how much money is earned or what
the expenses might be. Further, total
expenses are likely to increase once
the parties have separated. While
some people view a budget as a
“financial diet,” perhaps even a punishment
for sins they might have
committed in the past, this could not
be further from the truth. A budget is
simply a basic type of financial plan,
a plan for managing cash flow. It is
important that it be understood by
both parties, and it is also important
that it be balanced.
In addition, the parties need to
construct a historical budget. This
means going through the checkbook,
bank, brokerage and credit
card statements, etc., and compiling
and organizing actual expenses. This
is a time-consuming task and may
not always be completely achievable,
but going through the process
can, in addition to providing insight
into pre-divorce lifestyle, teach individuals
how to use and adopt financial
management tools, such as
Quicken®; educate them about the
value of budgeting; and help them
become better able to manage their
money as they move forward.
CHILD SUPPORT, SPOUSAL SUPPORT AND DEPENDENCY EXEMPTIONS
The general strategy for handling
these issues is to calculate the needs
and paying abilities associated with
particular settlement scenarios to
determine how best to fund them.
Tax planning is often an important
component of this process. On the
surface, it might seem that the
best solution would be to allocate
as much of the support as possible
to spousal support and give
the dependency exemptions to the husband. In many situations, however
- especially under the new tax law
- the calculation is much more complex.
- The husband’s income might result
in a phaseout of the value of his
itemized deductions or a reduction
in the value of his dependency
- If there are substantial mortgages
on certain properties, and the husband
is deducting large mortgage
payments, he may be subject to the
alternative minimum tax. This
could also affect the value of the
itemized deductions and dependency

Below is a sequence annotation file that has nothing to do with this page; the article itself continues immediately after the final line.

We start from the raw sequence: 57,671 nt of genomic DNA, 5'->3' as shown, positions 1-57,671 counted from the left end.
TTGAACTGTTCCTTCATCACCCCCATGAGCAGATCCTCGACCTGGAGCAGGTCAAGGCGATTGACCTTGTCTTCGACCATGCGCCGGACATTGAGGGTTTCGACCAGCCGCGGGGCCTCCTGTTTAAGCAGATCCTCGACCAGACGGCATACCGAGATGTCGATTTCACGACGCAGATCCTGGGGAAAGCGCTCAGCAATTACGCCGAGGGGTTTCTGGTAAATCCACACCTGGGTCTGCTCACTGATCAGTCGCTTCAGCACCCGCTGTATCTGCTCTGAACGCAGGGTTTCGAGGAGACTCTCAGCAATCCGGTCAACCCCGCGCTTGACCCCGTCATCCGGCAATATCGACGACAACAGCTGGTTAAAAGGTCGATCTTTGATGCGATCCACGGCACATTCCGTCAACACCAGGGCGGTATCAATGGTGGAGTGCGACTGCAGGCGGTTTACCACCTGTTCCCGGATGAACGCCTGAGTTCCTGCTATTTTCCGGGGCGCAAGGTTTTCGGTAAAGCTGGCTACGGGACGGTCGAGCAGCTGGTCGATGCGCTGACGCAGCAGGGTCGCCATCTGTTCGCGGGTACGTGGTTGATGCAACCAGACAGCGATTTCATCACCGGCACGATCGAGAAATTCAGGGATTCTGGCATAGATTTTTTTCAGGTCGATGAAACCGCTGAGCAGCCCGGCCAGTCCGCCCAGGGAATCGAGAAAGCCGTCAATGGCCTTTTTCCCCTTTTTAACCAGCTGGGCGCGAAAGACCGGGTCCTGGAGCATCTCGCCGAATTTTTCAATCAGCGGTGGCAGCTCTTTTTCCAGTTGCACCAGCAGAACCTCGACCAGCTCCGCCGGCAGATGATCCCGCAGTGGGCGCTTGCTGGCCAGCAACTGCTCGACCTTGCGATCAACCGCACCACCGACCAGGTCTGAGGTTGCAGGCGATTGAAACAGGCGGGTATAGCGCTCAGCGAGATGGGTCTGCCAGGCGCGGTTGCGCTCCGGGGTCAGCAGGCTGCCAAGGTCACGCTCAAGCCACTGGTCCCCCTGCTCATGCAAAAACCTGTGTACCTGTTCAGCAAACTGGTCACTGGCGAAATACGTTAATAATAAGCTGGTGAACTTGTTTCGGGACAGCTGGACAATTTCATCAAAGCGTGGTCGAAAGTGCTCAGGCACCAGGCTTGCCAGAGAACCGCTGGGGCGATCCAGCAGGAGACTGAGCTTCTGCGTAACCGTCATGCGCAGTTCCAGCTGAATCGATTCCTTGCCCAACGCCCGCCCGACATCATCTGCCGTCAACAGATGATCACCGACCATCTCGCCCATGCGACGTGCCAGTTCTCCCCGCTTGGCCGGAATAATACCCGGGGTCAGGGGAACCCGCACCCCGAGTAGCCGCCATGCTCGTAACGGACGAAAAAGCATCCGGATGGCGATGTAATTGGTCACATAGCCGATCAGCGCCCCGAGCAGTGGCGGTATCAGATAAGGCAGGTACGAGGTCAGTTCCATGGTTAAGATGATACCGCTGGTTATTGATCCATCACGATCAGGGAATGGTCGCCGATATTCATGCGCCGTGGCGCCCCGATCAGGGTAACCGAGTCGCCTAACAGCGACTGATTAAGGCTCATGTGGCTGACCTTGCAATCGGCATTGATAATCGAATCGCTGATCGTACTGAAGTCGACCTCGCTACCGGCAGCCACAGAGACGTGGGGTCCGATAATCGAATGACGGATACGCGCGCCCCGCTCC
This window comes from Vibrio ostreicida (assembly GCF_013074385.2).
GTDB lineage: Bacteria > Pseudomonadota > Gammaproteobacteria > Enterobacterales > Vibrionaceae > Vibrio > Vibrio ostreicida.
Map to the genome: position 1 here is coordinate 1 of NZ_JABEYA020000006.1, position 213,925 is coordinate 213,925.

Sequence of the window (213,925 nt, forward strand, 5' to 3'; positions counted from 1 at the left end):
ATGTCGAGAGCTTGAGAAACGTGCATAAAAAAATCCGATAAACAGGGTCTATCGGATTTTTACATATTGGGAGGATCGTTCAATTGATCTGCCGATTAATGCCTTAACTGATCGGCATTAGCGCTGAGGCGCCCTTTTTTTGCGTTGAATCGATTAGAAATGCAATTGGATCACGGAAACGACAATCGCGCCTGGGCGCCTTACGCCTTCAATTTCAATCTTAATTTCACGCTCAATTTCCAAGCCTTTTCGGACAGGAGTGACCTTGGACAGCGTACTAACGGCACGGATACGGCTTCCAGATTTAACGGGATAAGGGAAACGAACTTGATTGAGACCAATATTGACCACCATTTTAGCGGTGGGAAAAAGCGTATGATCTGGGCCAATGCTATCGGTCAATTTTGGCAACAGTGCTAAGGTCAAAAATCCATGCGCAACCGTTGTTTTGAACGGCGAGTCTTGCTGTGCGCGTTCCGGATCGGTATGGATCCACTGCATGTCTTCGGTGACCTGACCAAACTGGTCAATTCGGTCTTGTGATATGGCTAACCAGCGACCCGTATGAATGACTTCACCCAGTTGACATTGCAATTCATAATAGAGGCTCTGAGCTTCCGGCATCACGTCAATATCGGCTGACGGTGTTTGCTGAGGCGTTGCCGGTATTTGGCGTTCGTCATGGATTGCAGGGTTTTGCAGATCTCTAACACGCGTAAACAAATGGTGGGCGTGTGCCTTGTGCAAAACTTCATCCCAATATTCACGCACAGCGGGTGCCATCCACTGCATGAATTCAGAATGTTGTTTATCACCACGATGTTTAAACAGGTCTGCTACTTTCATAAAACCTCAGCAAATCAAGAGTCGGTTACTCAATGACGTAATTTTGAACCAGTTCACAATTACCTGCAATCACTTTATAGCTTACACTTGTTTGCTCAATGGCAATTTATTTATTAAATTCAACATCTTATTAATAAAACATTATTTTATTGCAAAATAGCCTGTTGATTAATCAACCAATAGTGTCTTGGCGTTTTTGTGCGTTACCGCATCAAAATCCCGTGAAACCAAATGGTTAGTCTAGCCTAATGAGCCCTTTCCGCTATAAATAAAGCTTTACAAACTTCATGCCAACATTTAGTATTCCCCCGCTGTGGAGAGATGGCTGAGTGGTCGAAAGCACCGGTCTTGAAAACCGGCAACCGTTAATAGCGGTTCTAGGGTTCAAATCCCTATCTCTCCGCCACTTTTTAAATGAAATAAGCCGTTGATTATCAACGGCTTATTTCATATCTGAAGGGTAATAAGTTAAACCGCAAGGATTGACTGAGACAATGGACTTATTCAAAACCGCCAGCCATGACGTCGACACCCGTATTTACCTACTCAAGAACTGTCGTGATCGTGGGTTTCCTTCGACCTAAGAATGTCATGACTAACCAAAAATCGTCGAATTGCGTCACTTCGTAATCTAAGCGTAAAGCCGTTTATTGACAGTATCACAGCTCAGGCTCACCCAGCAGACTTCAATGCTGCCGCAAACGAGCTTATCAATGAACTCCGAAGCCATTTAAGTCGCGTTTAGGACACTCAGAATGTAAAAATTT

- The husband’s income could make
him ineligible for the Child Tax
Credit, which is currently $1000
If the husband is a high wage earner
in a high-income state like New
York, he might otherwise be affected
by the alternative minimum tax, and
this may severely restrict the tax benefits
he receives from his spousal
support payments. Depending on the
amount of spousal support, and the
income of the recipient spouse, it is
possible that she might also be affected
by the alternative minimum tax.
The amount of spousal support,
and how periodic payments should
be allocated between spousal support,
child support and a distributive
award, should be related to needs,
paying abilities, tax consequences
and potential financial risks. It will
vary with different settlement scenarios
and therefore needs to be
calculated each time a specific scenario
is being considered. The duration
of spousal support should be
determined by the time needed to
rehabilitate the recipient as well as
the agreed-upon parenting plan. It
should not be calculated using a formula
such as one based on length of
the marriage or the respective gross
incomes of the parties.
ANALYSIS OF ALTERNATIVE SETTLEMENT SCENARIOS
Once the financial parameters are
completely understood — and only
then — should the parties begin the
negotiation process. The two most
important factors in this process are the workability of the settlements
and the short- and long-term goals
of the parties. Assistance with these
issues is probably the most important
role of the financial planner in the
The planner can:
- Help the parties translate their
goals into workable solutions;
- Determine which proposals are
workable or what actions might need
to be taken to make them workable;
- Educate the parties about the longterm
consequences of specific proposals.
This helps the parties feel
more secure about the process and
more comfortable about reaching
an agreement. For example, they
should fully understand whether
they will have sufficient assets or
income to manage their finances,
whether they will be able to afford
support payments or whether they
will be able financially to survive
or prosper over time;
- Suggest alternative scenarios to the